Ex governor James Ibori gets 13-year UK jail term

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13 years for Ibori

13 years for Ibori

A British court sentenced the former governor of oil rich Delta state to 13 years in prison on Tuesday after he pleaded guilty to embezzling 50 million pounds in one of the biggest money laundering cases seen in Britain.

A founding member and key power-broker of Nigeria’s ruling party, James Ibori is the most prominent Nigerian politician to be successfully prosecuted for the corruption that has held back Africa’s most populous nation and top oil producer for decades.

He pleaded guilty to 10 charges of fraud and money-laundering committed during his eight years as governor of Delta State, an impoverished maze of mangrove creeks and pipelines ravaged by years of armed conflict over access to oil money.

“During those two terms (as governor) you turned yourself in very short order indeed into a multi-millionaire through corruption,” Judge Anthony Pitts told Ibori at the end of a two-day sentencing at Southwark Crown Court in London.

Pitts said it was one of the biggest money-laundering cases seen and that the 50 million pounds Ibori had admitted to stealing may be a “ludicrously low” fraction of his total booty.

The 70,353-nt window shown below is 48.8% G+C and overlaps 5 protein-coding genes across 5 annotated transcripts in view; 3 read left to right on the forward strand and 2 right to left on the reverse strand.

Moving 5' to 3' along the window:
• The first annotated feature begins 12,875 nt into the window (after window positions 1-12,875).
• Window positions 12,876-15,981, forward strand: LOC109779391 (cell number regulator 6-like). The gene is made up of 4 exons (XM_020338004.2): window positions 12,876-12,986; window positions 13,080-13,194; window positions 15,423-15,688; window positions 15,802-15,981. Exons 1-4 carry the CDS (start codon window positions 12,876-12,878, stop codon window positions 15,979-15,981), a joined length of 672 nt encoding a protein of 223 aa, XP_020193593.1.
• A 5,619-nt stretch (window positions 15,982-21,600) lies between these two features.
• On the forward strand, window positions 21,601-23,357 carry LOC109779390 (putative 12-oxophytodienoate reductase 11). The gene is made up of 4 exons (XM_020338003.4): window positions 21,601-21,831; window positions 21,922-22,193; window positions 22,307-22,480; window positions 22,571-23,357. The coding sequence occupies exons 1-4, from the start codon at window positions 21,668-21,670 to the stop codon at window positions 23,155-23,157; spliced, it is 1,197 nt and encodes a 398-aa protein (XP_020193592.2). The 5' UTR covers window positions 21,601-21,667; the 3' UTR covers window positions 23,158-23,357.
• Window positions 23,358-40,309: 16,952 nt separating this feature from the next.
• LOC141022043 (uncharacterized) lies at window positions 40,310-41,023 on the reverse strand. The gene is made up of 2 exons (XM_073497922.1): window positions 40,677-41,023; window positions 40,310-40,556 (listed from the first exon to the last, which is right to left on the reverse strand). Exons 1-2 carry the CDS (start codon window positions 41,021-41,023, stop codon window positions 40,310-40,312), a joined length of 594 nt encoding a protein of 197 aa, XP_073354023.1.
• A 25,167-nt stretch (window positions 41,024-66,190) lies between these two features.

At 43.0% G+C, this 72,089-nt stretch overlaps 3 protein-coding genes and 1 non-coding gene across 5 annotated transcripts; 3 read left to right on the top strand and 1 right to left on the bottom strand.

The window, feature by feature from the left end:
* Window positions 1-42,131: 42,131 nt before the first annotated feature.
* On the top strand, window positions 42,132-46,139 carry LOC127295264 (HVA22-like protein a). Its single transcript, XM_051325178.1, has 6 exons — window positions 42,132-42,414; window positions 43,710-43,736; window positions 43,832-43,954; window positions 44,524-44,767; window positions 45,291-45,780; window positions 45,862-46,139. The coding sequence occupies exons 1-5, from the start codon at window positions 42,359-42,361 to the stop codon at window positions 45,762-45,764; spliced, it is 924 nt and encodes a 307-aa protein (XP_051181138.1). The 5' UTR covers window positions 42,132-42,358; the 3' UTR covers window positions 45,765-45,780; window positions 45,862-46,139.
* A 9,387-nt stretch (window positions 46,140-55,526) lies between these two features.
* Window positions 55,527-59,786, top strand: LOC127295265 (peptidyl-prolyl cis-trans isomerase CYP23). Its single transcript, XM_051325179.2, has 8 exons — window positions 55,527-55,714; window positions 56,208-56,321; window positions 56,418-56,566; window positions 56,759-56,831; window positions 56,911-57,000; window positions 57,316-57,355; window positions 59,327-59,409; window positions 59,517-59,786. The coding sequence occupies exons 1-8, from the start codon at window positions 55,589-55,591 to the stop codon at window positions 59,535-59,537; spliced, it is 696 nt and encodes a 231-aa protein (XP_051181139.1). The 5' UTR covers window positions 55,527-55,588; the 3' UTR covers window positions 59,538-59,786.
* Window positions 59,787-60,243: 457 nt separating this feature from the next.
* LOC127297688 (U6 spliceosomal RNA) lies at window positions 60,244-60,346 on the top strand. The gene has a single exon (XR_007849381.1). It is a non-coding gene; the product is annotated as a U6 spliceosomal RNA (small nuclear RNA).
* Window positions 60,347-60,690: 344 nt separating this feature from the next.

“The figure may be in excess of 200 million pounds, it is difficult to tell. The confiscation proceedings may shed some further light on the enormity of the sums involved.”

Prosecutor Sasha Wass said Ibori engaged in a wide variety of frauds. The single biggest scam involved siphoning off $37 million in fake consultancy fees during the sale of Delta State’s stake in mobile telecoms company V Mobile.

The court heard that Ibori used his stolen fortune to acquire six foreign properties worth 6.9 million pounds in total, a fleet of luxury cars including a Bentley and a Maybach 62, and that he tried to buy a $20 million private jet.

His properties included a country mansion in a village in southwest England, close to the private school where his three daughters were being educated.

His defence counsel, Nicholas Purnell, argued that his crimes were mitigated by his achievements as governor, particularly the construction of vital infrastructure.

In a bizarre courtroom twist, Purnell called former Wimbledon footballer John Fashanu, now Nigeria’s ambassador for sports and tourism, as a character witness.

Fashanu praised Ibori for overseeing the construction in Delta State of three Olympic and FIFA-registered stadia, an 18-hole golf course and a shooting range.

Judge Pitts said he was not sure what use the ordinary people of Delta State were making of such facilities, but in any case it was not for him to judge Ibori’s overall performance as governor but rather to sentence him for his specific crimes.


Britain, Nigeria’s former colonial ruler, was the destination of choice for generations of corrupt Nigerian politicians looking to spend their money on houses or luxury goods. Ibori’s jail sentence may put an end to that.

His case is a major success for the Metropolitan Police, which spent seven years untangling his international web of bogus companies and bank accounts.